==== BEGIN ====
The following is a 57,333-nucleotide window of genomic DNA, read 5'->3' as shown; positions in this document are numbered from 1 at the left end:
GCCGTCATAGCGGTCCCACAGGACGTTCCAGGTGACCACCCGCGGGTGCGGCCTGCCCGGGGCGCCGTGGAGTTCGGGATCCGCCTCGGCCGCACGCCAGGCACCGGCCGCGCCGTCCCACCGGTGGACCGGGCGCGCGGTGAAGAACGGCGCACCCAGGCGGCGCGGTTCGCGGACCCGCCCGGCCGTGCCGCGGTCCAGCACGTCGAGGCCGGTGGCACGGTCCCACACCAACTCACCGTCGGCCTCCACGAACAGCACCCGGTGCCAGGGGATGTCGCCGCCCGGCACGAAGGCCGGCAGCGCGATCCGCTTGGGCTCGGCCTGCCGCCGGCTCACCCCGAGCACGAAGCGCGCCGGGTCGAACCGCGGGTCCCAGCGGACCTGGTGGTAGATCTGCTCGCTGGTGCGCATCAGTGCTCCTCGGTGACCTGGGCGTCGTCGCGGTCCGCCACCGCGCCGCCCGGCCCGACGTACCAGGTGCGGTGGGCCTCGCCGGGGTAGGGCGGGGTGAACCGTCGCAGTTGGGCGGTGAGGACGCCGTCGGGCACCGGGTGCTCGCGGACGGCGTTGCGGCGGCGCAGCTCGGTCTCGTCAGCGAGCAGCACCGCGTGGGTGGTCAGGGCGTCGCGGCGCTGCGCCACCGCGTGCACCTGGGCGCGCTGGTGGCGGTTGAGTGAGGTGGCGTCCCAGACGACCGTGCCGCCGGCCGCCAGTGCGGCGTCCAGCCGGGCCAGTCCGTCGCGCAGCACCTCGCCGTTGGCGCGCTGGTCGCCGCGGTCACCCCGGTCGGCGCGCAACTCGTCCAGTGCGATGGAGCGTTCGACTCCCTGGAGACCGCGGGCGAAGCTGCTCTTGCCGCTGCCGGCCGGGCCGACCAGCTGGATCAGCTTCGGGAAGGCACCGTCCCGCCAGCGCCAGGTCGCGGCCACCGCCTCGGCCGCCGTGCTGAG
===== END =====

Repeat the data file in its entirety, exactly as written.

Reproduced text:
The following is a 57,333-nucleotide window of genomic DNA, read 5'->3' as shown; positions in this document are numbered from 1 at the left end:
GCCGTCATAGCGGTCCCACAGGACGTTCCAGGTGACCACCCGCGGGTGCGGCCTGCCCGGGGCGCCGTGGAGTTCGGGATCCGCCTCGGCCGCACGCCAGGCACCGGCCGCGCCGTCCCACCGGTGGACCGGGCGCGCGGTGAAGAACGGCGCACCCAGGCGGCGCGGTTCGCGGACCCGCCCGGCCGTGCCGCGGTCCAGCACGTCGAGGCCGGTGGCACGGTCCCACACCAACTCACCGTCGGCCTCCACGAACAGCACCCGGTGCCAGGGGATGTCGCCGCCCGGCACGAAGGCCGGCAGCGCGATCCGCTTGGGCTCGGCCTGCCGCCGGCTCACCCCGAGCACGAAGCGCGCCGGGTCGAACCGCGGGTCCCAGCGGACCTGGTGGTAGATCTGCTCGCTGGTGCGCATCAGTGCTCCTCGGTGACCTGGGCGTCGTCGCGGTCCGCCACCGCGCCGCCCGGCCCGACGTACCAGGTGCGGTGGGCCTCGCCGGGGTAGGGCGGGGTGAACCGTCGCAGTTGGGCGGTGAGGACGCCGTCGGGCACCGGGTGCTCGCGGACGGCGTTGCGGCGGCGCAGCTCGGTCTCGTCAGCGAGCAGCACCGCGTGGGTGGTCAGGGCGTCGCGGCGCTGCGCCACCGCGTGCACCTGGGCGCGCTGGTGGCGGTTGAGTGAGGTGGCGTCCCAGACGACCGTGCCGCCGGCCGCCAGTGCGGCGTCCAGCCGGGCCAGTCCGTCGCGCAGCACCTCGCCGTTGGCGCGCTGGTCGCCGCGGTCACCCCGGTCGGCGCGCAACTCGTCCAGTGCGATGGAGCGTTCGACTCCCTGGAGACCGCGGGCGAAGCTGCTCTTGCCGCTGCCGGCCGGGCCGACCAGCTGGATCAGCTTCGGGAAGGCACCGTCCCGCCAGCGCCAGGTCGCGGCCACCGCCTCGGCCGCCGTGCTGAG